Winter hiking tips
For those of us who love the great outdoors, winter can be one of the best times for hiking. Familiar trails have a whole new look, plus there are far fewer people out and about that you have to work around.
While you can simply set out with your hiking boots, back pack and your water during the warmer months, winter hiking takes a bit more preparation. Here are a few tips to make sure you're safe and comfortable while out in the cold:
Dress in layers
Of course, this isn't the first time you've heard this particular tip if you are a veteran hiker, but it can't be emphasized enough. Dressing for a hike in cold weather can be tricky because the amount of heat your body can generate may surprise you. However, you need to be protected from the wind and any precipitation to keep your body as dry as possible. Always have a base layer with fabric that is designed to wick moisture off of your body, while the outer layer should be a waterproof shell of some sort to keep you dry from the outside in and to block the wind. In between, depending on how cold it is or how strenuous your trail is, is where you can add or subtract layers. A fleece jacket is always a good option for insulation.
Remember, no matter how many layers you put on, avoid cotton, as it sucks warmth away from your body as soon as it gets wet, a sure cause of hypothermia.
Use proper footwear
Even if you have a pair of trusty boots that you love to hike in throughout the spring and summer, make sure to get yourself a new pair designed for winter hiking. They should always be above the ankle and waterproof, at the very least, and you may want to consider gaiters if the snow is more than a few inches deep. Wool blend socks are your best bet, as they will keep your feet toasty and dry quickly if they get wet. Remember to always bring an extra pair in your pack.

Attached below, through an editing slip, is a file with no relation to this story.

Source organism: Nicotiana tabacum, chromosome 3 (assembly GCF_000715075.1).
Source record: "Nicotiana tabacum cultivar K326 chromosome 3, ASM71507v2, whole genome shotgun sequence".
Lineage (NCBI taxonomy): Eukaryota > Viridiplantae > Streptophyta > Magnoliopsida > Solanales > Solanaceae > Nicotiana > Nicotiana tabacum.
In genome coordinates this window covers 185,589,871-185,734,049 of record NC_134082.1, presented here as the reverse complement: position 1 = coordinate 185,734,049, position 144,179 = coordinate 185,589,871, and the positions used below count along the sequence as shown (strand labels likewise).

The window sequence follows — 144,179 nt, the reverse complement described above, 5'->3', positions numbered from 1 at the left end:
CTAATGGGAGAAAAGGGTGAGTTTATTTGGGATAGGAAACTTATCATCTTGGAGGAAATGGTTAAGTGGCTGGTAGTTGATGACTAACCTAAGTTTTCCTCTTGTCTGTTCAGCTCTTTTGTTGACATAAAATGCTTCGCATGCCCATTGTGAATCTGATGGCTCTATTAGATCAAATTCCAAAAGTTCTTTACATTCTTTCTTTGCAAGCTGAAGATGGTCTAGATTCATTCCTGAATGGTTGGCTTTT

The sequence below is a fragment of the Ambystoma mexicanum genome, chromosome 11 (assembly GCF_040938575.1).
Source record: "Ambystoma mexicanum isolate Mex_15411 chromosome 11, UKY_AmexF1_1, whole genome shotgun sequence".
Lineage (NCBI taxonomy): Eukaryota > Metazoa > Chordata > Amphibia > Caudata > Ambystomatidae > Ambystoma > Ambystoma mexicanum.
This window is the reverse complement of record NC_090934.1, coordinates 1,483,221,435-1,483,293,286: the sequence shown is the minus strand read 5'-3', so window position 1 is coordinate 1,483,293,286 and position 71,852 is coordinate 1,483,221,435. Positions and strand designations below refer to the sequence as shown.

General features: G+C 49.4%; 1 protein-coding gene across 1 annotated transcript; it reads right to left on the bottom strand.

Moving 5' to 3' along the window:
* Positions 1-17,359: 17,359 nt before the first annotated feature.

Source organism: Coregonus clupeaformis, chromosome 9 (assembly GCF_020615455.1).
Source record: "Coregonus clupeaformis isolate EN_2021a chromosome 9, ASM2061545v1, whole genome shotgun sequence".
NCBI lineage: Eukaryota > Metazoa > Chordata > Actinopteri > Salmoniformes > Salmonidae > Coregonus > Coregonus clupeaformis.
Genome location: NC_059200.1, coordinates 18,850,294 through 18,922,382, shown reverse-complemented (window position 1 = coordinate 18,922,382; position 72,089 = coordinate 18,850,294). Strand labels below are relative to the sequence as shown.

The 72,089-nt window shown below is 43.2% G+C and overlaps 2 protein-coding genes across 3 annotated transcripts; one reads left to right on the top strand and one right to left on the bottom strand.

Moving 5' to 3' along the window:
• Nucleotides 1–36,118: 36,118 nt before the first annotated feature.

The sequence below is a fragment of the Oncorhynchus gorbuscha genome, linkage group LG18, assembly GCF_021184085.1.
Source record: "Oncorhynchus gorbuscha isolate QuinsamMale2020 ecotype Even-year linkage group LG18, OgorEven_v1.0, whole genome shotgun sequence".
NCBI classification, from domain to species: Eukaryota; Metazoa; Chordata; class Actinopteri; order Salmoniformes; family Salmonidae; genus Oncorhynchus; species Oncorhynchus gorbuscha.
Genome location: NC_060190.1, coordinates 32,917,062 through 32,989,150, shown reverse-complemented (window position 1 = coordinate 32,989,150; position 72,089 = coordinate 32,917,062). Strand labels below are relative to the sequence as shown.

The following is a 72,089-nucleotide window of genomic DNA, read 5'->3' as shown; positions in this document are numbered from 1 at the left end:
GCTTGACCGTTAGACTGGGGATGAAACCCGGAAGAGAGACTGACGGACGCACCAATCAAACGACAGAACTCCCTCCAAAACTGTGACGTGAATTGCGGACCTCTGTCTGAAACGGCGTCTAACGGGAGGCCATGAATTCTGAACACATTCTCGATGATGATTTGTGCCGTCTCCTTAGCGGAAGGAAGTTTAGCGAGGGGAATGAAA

Keep your belongings safe
It's a good idea to leave your electronics in the car while you're on a hike - you never know what is going to get wet or frozen. Consider investing in a portable safe or laptop locks to be sure that everything is safe and secure, so you have peace of mind as you explore the trails.
Hiking in cold weather can burn significantly more calories than a similar hike in the summer. Because of this, it's essential that you have lots of high-energy snacks to keep you fueled along the way. Plus, as you consume calories, you will help your body warm itself. Keep your snacks - especially those that can freeze - in your jacket or fleece pocket instead of in your backpack so your body heat can keep them from frosting over. Also, even though you might not feel as thirsty as you may while hiking in August, make sure you keep drinking water. Surprisingly enough, it's easier to get dehydrated during the winter because the air is so dry.
Be prepared for an emergency
Depending on where you're hiking, you may be at risk for avalanches or other hazards, and there is always the chance of an unexpected snowstorm moving in. Make yourself aware of weather forecasts, and be prepared for worst-case scenarios. Avoid hiking alone and be sure to carry a topographical map and compass, along with a first aid kit, fire starter, waterproof matches, a pocket knife and an emergency blanket. Finally, make sure you tell someone where you're going and when you expect to be back.